HL Deb 11 August 1885 vol 300 cc1718-20

asked the First Lord of the Treasury, Whether he will make arrangements for the opening of the National Gallery to the public on three evenings in every week? The noble Marquess said, the matter was one of great public interest; and, therefore, he thought it right to put this Question before the Prorogation, in order that during the Recess the National Gallery might be opened as he suggested. It had been frequently before their Lordships, in the form of a proposal for opening these Galleries on Sundays; but they had hitherto refused, rightly he thought in accordance with the preponderance of the opinion of the working classes throughout the country, to sanction the suggestion. These Galleries were as much the property of the working classes as of their Lordships or any other class in the community; but, under existing circumstances, it was exceedingly difficult, if not impossible, for the working classes to take advantage of the Collections which they contained. This they would be able to do, if the Galleries were open in the evening; and he hoped that the noble Earl would give some indication that the suggestion he proposed would be carried out. Though he (the Marquess of Lothian) was not one of those who placed great reliance on the educational influences of Art, he thought it very desirable that the public should have increased means of participating in an innocent and refined, pleasure. From 1860 downwards, the House of Commons had repeatedly passed Resolutions in favour of this proposal. There had certainly been very strong reasons against opening Galleries of this kind, because of the detriment to the pictures by the use of gas; but these reasons were now removed by the use of electricity. The South Kensington Museum had been opened in the evening with most satisfactory results; and now that they had the electric light, there was no objection on the score of damage to the pictures from artificial light. Fifty-seven out of the 73 members of the Royal Academy were in favour of opening the Gallery in the evening; and, as they might be considered experts on the subject, he trusted that the noble Earl would see his way to having the proposal carried into effect.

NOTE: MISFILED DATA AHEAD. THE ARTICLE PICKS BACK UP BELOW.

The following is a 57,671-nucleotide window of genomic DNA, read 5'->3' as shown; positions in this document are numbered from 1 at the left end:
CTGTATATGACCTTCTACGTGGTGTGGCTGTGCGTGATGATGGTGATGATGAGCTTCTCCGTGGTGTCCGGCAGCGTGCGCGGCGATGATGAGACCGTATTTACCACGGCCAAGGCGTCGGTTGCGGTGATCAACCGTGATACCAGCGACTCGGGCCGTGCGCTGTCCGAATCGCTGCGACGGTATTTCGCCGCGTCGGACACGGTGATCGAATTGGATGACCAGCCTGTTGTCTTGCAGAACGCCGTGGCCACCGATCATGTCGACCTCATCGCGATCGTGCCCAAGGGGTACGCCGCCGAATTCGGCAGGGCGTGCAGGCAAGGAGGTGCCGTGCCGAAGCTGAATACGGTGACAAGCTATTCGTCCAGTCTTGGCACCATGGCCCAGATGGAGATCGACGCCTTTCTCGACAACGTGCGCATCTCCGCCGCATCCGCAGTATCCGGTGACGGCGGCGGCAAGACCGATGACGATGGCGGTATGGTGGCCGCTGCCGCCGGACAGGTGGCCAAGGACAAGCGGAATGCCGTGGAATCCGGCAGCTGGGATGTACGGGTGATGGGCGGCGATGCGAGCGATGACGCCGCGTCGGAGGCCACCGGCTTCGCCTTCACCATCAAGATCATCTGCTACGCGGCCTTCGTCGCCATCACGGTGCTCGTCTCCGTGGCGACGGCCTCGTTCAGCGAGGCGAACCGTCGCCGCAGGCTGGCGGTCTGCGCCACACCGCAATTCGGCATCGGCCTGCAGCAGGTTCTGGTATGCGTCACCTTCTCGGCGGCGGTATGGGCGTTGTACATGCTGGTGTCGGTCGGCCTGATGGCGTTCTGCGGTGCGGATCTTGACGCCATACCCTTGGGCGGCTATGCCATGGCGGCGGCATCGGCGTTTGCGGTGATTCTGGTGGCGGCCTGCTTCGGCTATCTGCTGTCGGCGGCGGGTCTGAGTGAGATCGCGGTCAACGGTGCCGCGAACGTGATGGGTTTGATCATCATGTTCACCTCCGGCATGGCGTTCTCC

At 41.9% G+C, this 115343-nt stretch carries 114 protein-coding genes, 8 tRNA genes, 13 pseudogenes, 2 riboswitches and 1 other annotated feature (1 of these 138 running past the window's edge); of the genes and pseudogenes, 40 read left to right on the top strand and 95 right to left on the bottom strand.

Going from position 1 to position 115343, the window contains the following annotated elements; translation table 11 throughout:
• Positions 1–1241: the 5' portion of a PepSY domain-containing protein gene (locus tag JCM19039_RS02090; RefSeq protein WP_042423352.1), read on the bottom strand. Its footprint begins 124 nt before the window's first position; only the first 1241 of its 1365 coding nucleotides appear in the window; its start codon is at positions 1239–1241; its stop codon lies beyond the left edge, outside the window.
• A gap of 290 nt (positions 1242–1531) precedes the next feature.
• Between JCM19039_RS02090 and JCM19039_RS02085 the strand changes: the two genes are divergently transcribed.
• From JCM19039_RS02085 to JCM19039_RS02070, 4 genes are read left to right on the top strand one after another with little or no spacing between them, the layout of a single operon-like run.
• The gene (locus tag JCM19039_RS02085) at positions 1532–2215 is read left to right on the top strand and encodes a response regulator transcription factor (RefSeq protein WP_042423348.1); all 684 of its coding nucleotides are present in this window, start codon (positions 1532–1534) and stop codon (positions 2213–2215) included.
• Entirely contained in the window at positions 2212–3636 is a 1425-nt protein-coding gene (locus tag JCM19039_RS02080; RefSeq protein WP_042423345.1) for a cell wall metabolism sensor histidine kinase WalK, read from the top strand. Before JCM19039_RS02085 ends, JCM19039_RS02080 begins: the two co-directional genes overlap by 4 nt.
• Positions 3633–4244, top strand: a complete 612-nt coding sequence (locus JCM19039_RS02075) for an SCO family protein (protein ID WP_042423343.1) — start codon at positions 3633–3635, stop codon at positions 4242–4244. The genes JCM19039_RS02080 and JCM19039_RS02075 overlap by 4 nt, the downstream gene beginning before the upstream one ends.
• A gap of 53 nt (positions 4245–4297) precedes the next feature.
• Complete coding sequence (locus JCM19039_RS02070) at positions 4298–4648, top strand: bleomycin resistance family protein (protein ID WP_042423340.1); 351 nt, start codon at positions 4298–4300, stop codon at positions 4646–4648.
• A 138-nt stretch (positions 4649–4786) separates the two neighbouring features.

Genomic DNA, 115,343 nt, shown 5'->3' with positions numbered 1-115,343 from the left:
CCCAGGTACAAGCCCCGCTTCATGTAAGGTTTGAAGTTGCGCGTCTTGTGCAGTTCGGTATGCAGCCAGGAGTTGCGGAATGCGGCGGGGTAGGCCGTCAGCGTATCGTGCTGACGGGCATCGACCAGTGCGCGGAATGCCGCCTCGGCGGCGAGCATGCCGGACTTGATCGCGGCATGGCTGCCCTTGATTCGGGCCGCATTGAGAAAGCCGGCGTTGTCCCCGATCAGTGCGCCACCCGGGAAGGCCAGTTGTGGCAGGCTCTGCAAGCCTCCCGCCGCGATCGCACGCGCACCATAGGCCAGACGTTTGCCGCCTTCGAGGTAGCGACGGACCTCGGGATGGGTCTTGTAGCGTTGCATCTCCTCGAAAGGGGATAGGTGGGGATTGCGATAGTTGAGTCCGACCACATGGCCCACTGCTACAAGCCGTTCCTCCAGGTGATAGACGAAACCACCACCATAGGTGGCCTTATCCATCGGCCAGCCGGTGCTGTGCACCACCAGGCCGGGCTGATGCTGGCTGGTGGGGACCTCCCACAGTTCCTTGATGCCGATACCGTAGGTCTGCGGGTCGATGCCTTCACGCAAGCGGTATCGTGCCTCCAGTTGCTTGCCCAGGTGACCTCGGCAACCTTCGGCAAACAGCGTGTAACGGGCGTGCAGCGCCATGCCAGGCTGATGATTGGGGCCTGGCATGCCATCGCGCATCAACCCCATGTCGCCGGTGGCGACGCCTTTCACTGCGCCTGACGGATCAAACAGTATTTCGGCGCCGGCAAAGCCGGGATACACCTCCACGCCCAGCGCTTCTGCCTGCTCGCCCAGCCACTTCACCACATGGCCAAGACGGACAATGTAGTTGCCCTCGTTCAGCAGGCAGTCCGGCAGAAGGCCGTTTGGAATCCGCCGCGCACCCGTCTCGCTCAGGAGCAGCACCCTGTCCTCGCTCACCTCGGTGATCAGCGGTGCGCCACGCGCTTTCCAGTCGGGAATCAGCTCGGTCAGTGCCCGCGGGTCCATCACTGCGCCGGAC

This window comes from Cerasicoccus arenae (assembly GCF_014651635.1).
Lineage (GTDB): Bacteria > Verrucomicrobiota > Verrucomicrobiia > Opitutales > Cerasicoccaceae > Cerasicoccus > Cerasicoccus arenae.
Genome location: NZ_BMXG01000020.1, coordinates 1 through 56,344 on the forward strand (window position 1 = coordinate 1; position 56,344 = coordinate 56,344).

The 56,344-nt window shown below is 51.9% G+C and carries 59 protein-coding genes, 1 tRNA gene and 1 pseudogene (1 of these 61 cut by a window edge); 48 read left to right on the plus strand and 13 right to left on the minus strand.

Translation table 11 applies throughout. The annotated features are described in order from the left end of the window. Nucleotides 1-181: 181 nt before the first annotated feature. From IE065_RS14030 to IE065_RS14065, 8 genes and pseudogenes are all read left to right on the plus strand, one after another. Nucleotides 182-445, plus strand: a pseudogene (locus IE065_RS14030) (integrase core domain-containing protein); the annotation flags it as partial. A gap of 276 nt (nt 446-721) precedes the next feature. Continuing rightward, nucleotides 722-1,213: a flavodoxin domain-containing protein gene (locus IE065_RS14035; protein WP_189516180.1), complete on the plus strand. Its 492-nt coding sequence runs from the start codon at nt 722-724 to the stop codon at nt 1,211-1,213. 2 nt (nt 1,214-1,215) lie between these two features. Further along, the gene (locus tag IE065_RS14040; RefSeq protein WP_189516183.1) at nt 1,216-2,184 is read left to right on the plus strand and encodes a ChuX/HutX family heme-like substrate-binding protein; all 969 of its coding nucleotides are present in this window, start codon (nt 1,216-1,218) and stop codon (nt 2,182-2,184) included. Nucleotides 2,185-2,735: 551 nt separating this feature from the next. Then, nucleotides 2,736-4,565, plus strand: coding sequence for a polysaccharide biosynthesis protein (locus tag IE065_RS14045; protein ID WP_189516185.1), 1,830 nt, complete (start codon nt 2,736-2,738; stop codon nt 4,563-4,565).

in reply, said, that the question was, no doubt, one on which there had been a good deal of feeling, and, speaking for himself and, he believed, for many of his Colleagues, they were warmly interested in giving every possible facility to the public for visiting the Gallery, if it could be so arranged. The noble Marquess had asked him (the Earl of Iddesleigh) if he would take steps to that end. But he must point out to the noble Marquess that the matter did not lie with the Treasury, or any Department of the Government, but with the Trustees of the Gallery. They had made some difficulty on the score of expense; but that difficulty was not insuperable. He had not received the noble Marquess's Question till that morning, and, therefore, had not been able to communicate with any of the Trustees. He was not, therefore, able to say more than that the subject was one in which he felt a great interest, and that he would do all he could to promote the object which the noble Marquess had in view. He would certainly communicate with the Trustees of the Gallery. He had obtained an estimate of the cost of lighting the Gallery by electricity, and he did not see anything in it to prevent this proposal from being carried out. If it could be, there was no doubtit would be a great boon to the people of London.